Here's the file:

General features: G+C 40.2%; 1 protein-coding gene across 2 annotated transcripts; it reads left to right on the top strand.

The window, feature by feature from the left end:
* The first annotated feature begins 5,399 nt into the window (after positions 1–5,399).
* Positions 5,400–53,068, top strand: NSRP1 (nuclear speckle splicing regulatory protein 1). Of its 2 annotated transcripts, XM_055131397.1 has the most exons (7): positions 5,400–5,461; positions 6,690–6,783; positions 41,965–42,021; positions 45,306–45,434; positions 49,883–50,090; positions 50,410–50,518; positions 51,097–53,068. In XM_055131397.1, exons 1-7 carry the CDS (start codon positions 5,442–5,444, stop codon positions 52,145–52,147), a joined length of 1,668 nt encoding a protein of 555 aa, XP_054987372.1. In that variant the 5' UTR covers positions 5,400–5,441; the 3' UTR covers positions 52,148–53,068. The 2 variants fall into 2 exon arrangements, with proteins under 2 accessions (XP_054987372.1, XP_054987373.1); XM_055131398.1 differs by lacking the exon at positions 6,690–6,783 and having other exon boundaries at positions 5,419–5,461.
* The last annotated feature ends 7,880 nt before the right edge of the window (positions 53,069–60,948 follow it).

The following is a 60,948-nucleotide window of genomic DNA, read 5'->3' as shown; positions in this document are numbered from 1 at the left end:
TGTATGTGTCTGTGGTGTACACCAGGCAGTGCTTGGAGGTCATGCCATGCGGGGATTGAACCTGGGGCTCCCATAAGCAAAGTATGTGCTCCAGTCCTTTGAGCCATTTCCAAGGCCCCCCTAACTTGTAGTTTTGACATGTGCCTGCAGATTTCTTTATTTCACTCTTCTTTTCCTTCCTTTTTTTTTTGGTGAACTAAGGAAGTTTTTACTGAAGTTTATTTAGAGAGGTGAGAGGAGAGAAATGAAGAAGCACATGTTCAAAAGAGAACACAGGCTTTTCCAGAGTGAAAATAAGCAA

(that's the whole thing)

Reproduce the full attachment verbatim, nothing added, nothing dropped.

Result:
General features: G+C 40.2%; 1 protein-coding gene across 2 annotated transcripts; it reads left to right on the top strand.

The window, feature by feature from the left end:
* The first annotated feature begins 5,399 nt into the window (after positions 1–5,399).
* Positions 5,400–53,068, top strand: NSRP1 (nuclear speckle splicing regulatory protein 1). Of its 2 annotated transcripts, XM_055131397.1 has the most exons (7): positions 5,400–5,461; positions 6,690–6,783; positions 41,965–42,021; positions 45,306–45,434; positions 49,883–50,090; positions 50,410–50,518; positions 51,097–53,068. In XM_055131397.1, exons 1-7 carry the CDS (start codon positions 5,442–5,444, stop codon positions 52,145–52,147), a joined length of 1,668 nt encoding a protein of 555 aa, XP_054987372.1. In that variant the 5' UTR covers positions 5,400–5,441; the 3' UTR covers positions 52,148–53,068. The 2 variants fall into 2 exon arrangements, with proteins under 2 accessions (XP_054987372.1, XP_054987373.1); XM_055131398.1 differs by lacking the exon at positions 6,690–6,783 and having other exon boundaries at positions 5,419–5,461.
* The last annotated feature ends 7,880 nt before the right edge of the window (positions 53,069–60,948 follow it).

The following is a 60,948-nucleotide window of genomic DNA, read 5'->3' as shown; positions in this document are numbered from 1 at the left end:
TGTATGTGTCTGTGGTGTACACCAGGCAGTGCTTGGAGGTCATGCCATGCGGGGATTGAACCTGGGGCTCCCATAAGCAAAGTATGTGCTCCAGTCCTTTGAGCCATTTCCAAGGCCCCCCTAACTTGTAGTTTTGACATGTGCCTGCAGATTTCTTTATTTCACTCTTCTTTTCCTTCCTTTTTTTTTTGGTGAACTAAGGAAGTTTTTACTGAAGTTTATTTAGAGAGGTGAGAGGAGAGAAATGAAGAAGCACATGTTCAAAAGAGAACACAGGCTTTTCCAGAGTGAAAATAAGCAA